There has been a lot of controversy in the media regarding the security of Apple iPhone and iPad devices. Whilst both ship with a natively secure operating system, the majority (~60%) of iPhone and iPad users have jail broken their devices which makes them blatantly insecure!
Jailbreaking is a process that allows iPad, iPhone and iPod Touch users to install homebrew applications on their devices by unlocking the operating system and allowing the user root access. Once jailbroken, iDevice users are able to download many extensions and themes previously unavailable through the App Store via unofficial installers such as Cydia. A jailbroken iPad, iPhone or iPod Touch is still able to use the App Store and iTunes.
Jailbreaking is different from SIM unlocking, which, once completed, means that the mobile phone will accept any SIM without restriction on, for example, the country or network operator of origin. Jailbreaking, according to Apple, can void Apple’s warranty on the device, although this is quickly remedied by restoring the device in iTunes.
This article will address some of the security issues with jailbroken iPhone and iPad devices and how you can secure your unit.
1. SSH Passwords
By default, jailbroken devices are vulnerable to being hacked into using SSH. If you have jailbroken your device and installed Cydia it is vital that you change your phones mobile and root account passwords. The default password is ‘alpine’ which means that if you connect to a wireless access point using your device, rogue individuals can gain un-authorized access to your device. This would allow them to steal your contacts, modify your units configuration and install malicious software. To change your SSH passwords follow the instructions available here.
2. Install PrivAcy
iDevices include location tracking capabilities which are used by applications like Photos, Facebook and various news applications in order to provide location orient content. PrivAcy allows you to selectively opt-out of sending anonymous usage statistics to some app developers. PrivAcy is free and can be installed using Cydia. You can find out more about PrivAcy here.
3. Install Firewall IP
iDevices do not ship with a ingress/egress firewall application. This means that there is nothing stopping software installed on your iDevice from sending information (out) and from receiving information (in). Firewall IP allows you to block outgoing connections (TCP and UDP). It hooks into applications from App Store and Cydia. Firewall IP will warn you if the app wants to establish a connection to a host and shows you the hostname and connection information. You then have the options to allow/deny all connections for the application. Firewall IP costs $2.99 USD. Find out more about Firewall IP here.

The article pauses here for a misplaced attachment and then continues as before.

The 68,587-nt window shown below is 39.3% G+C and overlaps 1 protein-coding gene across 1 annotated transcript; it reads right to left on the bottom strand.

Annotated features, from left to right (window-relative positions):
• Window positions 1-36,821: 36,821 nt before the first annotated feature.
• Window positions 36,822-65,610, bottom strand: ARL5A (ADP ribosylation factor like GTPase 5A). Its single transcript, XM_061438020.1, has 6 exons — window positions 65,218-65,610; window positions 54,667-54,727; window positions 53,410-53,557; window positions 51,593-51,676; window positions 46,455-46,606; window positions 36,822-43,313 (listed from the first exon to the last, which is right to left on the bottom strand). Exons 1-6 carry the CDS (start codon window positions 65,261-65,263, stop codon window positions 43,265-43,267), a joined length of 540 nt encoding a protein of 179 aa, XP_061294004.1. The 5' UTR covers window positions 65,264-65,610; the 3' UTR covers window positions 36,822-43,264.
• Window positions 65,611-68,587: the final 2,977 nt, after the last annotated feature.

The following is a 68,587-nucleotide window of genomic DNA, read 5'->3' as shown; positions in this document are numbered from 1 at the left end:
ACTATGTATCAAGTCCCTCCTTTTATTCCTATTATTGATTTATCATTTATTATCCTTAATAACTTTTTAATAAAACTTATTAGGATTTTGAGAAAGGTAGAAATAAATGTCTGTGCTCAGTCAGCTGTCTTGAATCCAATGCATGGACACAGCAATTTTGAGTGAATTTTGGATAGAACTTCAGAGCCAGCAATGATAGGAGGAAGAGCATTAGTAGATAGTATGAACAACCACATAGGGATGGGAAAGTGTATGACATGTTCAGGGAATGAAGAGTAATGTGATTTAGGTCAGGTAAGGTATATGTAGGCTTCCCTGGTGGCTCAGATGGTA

SBSettings allows you to quickly enable and disable functions on your iDevice such as a SSH, Wireless, 3G, EDGE and disable running applications. SBSettings is available free via Cydia. You can find out more here.
5. Disable Locations
If you would prefer that your iPhone or iPad not keep track of everywhere you go and notify 3rd party software vendors then you should disable “Locations.” To disable locations open ‘Settings’ then ‘General’ then ‘Location Services’ and set it to “Off”. Note that this will affect some applications such as Maps and Google Earth. You can selectively turn on locations for these applications, as needed.
6. Use a PIN code
You should secure your iDevice with a PIN code and a 1 minute time out. This protects you against an un-authorized individual picking up your phone and gaining access to your information. Detailed instructions on how to set a PIN code are available here. In addition to setting a PIN code (‘Settings’ > ‘Passcode Lock’) we recommend you enable “Erase Data”. This option will automatically wipe your iPhone in the event that the password is entered incorrectly more than 10 times. If someone steals your iPhone and attempts to brute force or guess your password, this will destory the contents of your phone automatically.
Warning: Please make sure you backup your iPhone using iTunes (with encrypted backup enabled) regularly. If your phone is wiped and then found or recovered later, you can simply restore all of your data to it.
7. Enable encryption for your backups in iTunes
When you sync your iPhone with iTunes, iTunes automatically makes a backup of your phone including all of your settings, applications, contact information and stored documents to the computer iTunes is installed on. These backups can be accessed by anyone else who uses the computer. We recommend encrypting your iTunes backups (a simple option available in iTunes) so that this does not occur. Detailed instructions on how to enable encryption are available here.
8. Don’t leave wifi turned on
When your not using your wireless, don’t leave it turned on. Aside from draining your iDevice’s battery, it also opens up your device to probing and potential un-authorized access in the event the other recommendations in this article are not being followed. Wireless can be disabled under ‘General > Settings’ or using SBSettings mentioned earlier in this article.